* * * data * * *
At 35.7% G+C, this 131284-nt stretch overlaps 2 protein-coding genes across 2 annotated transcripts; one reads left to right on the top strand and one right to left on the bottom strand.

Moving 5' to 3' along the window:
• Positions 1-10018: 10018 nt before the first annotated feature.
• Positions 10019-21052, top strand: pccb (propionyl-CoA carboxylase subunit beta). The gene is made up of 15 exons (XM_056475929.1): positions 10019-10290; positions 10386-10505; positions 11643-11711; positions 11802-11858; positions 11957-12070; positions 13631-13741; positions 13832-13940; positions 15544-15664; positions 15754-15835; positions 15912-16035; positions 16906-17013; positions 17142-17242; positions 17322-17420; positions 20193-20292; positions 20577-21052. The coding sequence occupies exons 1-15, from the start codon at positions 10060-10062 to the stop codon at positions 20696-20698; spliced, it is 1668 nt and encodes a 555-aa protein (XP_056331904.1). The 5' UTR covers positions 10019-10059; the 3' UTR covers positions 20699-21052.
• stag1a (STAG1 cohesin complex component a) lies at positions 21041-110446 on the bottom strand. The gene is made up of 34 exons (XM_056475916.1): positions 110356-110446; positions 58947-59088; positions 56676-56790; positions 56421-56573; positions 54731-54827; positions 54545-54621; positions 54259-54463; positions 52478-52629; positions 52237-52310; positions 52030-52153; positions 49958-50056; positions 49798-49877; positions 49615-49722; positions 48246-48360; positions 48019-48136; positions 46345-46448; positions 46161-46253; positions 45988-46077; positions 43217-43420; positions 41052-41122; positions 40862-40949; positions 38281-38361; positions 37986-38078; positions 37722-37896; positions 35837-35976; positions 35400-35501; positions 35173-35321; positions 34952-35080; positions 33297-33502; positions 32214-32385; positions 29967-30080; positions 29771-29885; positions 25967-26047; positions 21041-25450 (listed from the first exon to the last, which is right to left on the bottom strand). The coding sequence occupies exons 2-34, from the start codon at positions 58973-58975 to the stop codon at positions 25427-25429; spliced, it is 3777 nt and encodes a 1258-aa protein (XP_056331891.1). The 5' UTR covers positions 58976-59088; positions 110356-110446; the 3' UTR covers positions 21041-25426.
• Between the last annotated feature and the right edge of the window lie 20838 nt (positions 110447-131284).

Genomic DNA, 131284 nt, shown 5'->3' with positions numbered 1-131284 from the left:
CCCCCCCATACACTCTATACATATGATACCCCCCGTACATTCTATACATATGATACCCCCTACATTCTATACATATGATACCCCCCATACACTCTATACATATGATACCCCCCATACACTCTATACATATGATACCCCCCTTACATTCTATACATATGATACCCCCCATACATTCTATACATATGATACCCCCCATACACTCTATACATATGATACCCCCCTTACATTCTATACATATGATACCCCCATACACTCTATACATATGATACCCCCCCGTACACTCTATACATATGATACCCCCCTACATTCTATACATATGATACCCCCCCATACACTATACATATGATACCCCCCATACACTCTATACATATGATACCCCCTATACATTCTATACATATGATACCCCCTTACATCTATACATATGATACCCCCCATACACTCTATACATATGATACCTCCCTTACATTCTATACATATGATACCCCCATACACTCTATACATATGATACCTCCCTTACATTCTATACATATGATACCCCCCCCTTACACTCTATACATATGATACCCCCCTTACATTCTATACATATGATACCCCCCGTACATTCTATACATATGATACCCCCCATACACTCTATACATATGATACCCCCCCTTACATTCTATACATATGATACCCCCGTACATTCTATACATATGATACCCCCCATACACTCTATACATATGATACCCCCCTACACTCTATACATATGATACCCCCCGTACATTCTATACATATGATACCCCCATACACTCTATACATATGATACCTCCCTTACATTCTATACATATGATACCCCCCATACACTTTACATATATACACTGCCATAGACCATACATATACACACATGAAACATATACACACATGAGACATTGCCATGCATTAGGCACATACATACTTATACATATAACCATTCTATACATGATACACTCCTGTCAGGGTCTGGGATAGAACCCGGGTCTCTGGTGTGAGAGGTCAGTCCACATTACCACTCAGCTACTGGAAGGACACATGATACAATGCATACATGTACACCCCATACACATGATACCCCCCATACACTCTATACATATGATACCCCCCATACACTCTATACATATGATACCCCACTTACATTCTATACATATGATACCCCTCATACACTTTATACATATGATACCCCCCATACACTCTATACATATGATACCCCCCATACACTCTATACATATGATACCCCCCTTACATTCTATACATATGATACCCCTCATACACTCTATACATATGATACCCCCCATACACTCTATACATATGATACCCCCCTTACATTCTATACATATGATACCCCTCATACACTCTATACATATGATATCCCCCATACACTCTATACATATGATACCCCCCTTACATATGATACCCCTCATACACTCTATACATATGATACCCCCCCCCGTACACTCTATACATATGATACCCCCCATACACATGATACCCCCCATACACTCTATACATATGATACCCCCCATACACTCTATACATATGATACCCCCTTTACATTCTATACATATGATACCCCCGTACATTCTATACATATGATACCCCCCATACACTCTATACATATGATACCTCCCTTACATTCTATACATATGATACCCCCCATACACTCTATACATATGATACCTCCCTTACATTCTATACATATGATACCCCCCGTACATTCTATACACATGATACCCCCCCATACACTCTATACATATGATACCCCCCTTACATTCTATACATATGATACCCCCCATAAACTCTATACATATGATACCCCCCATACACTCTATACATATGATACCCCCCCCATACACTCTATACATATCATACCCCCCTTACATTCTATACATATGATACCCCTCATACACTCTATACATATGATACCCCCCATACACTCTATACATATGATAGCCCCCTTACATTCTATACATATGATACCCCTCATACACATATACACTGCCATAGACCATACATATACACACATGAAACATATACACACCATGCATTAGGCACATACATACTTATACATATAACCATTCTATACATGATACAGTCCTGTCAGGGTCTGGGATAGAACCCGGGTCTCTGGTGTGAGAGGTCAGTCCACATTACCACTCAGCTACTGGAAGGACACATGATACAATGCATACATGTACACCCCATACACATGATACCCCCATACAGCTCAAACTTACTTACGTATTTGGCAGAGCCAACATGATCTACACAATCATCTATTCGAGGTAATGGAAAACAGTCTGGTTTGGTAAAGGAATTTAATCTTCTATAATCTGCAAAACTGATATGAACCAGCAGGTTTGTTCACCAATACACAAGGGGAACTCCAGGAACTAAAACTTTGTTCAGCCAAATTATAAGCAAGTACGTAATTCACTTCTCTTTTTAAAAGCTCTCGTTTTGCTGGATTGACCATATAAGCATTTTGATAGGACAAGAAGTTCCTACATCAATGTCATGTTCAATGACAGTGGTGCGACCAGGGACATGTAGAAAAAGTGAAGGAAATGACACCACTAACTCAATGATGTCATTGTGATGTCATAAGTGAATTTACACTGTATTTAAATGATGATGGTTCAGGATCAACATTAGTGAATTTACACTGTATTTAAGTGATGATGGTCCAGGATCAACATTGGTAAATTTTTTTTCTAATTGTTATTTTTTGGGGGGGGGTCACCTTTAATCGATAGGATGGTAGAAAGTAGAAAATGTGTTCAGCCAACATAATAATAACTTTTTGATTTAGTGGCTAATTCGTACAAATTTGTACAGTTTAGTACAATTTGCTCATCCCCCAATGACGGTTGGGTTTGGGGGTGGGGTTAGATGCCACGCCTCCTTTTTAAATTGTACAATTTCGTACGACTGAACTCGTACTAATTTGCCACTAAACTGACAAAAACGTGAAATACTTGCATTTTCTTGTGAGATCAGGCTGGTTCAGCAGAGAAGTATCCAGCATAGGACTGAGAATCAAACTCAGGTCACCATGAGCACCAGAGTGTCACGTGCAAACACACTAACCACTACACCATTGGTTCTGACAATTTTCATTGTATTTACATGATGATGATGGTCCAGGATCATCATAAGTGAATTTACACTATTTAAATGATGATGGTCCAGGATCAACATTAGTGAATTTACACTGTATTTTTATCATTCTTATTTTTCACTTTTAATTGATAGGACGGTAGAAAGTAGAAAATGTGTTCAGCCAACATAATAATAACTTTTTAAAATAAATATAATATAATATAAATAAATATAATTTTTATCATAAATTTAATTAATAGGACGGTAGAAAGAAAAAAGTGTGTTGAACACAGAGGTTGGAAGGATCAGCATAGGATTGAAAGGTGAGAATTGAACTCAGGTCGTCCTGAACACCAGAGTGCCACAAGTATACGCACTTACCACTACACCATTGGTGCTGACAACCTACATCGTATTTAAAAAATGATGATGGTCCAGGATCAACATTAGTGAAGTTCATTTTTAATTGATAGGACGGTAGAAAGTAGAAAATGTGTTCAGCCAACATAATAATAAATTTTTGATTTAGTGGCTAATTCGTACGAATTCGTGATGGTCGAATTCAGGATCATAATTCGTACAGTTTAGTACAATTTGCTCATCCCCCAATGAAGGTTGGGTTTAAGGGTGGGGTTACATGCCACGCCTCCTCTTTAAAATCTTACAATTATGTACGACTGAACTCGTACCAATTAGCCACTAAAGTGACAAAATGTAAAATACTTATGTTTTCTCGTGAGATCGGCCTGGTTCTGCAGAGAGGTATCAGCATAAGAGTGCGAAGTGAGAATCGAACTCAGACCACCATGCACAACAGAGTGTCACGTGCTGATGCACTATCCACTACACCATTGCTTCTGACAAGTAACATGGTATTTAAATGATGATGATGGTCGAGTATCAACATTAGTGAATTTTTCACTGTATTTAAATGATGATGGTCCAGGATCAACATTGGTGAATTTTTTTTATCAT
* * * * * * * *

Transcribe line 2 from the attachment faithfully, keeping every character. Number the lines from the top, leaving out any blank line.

Moving 5' to 3' along the window: